To the editor:
I have been following the to-and-fro letters in The Journal regarding what is currently labeled The U.S.-Dakota War of 1862. (have a list of 16 other labels from the past.) The exchange has been an interesting but seldom informative exercise in apologetics. Perhaps it is time for a few facts, specifically as they apply to New Ulm, Milford Township, and Brown County. They may be subject to some correction in the future, but are not subject to debate.
FACT # 1: The population of New Ulm in 1860 was 635; of Milford 485; of Brown County 2,339. In 1861 the number of Dakota annuity recipients on the Reservation was 6,500. Dakota outnumbered settlers about three to one.
FACT # 2: On Aug. 14, 1862 residents of New Ulm, Brown County wrote Governor Ramsey with their analysis of the difficult and unjust situation on the Reservation. Their letter implored Ramsey to speed payment of the annuities due the Indians, to investigate certain government agents, and to keep militia in Brown County.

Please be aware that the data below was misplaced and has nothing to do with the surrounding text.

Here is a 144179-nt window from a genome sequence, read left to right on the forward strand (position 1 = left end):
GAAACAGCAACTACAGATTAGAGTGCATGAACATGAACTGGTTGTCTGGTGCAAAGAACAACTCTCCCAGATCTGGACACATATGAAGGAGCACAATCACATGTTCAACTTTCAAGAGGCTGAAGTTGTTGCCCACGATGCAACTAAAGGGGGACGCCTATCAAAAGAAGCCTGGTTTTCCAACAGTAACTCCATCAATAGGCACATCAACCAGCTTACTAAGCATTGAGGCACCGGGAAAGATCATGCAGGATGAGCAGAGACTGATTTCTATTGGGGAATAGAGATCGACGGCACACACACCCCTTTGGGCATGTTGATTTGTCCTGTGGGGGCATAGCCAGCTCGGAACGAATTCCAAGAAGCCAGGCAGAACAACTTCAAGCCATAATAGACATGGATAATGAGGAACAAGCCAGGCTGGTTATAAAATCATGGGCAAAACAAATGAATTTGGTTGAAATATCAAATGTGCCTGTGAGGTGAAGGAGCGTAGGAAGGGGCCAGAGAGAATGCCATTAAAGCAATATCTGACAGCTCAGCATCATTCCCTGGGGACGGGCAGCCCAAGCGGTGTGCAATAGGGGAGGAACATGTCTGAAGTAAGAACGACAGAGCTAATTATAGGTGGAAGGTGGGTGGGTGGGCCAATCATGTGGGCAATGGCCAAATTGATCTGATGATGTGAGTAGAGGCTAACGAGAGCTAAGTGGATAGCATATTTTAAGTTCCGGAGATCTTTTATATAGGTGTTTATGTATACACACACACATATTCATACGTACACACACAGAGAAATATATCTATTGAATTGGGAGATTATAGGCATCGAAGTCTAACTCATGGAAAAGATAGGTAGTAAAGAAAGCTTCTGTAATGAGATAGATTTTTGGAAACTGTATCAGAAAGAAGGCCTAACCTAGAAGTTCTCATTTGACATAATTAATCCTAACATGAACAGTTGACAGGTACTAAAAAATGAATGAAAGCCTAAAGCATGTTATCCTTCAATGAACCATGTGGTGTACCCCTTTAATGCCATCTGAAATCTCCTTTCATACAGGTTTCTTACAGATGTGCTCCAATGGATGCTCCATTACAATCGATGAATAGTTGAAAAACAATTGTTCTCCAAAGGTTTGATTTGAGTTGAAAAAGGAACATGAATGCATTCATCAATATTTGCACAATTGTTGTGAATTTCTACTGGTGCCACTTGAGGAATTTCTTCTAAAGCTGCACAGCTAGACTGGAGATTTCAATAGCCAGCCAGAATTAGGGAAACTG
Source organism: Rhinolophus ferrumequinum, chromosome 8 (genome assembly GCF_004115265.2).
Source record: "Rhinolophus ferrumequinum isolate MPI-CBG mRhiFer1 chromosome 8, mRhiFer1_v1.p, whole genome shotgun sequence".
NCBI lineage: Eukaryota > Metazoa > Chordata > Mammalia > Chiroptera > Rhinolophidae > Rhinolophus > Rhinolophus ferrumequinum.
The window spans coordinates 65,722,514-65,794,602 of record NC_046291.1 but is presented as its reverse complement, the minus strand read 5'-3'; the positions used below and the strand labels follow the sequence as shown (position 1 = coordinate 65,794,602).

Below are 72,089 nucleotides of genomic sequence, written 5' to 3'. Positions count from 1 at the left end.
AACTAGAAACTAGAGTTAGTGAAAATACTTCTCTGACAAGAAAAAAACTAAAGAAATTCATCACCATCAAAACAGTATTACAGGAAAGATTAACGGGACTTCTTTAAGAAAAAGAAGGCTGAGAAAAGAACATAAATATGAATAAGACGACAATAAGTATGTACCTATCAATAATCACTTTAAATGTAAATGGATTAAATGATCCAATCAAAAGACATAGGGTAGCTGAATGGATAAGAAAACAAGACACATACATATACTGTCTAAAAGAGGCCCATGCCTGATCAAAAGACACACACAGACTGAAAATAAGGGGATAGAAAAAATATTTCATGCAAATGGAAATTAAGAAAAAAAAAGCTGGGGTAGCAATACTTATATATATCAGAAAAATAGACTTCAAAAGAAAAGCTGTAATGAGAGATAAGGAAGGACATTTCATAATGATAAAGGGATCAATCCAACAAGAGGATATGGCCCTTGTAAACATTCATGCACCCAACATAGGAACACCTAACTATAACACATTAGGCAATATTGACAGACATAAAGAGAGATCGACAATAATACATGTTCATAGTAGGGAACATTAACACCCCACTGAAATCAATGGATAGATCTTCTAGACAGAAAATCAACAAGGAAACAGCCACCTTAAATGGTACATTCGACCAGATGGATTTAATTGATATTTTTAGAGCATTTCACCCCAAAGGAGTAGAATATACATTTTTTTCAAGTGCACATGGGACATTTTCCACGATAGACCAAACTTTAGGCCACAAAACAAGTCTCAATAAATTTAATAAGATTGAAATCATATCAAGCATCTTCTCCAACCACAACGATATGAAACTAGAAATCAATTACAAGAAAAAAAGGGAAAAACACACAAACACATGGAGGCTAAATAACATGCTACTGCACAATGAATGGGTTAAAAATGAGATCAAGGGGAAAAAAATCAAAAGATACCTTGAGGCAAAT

FACT # 3: The Dakota attacked settlers of Milford Township by surprise the morning of Aug. 18, 1862. The Dakota attacked New Ulm Aug. 19 and again Aug. 23. Neither the settlers of Milford nor those of New Ulm attacked the Dakota.
FACT # 4: In their book "Eight Days in August," Darla Cordes Gebhard and John Isch detail the accounts of casualties in Brown County. They document the age, sex, date of death, place of death, and cause of death of 123 settlers. Of these 29 were female; 26 were children 15 or younger; and 10 were age 60 or older. (I spare the reader the often gruesome causes of death. See subject book for details.) Known Dakota casualties in Brown County were four.
I leave the interpretation of these facts to the reader.
George L. Glotzbach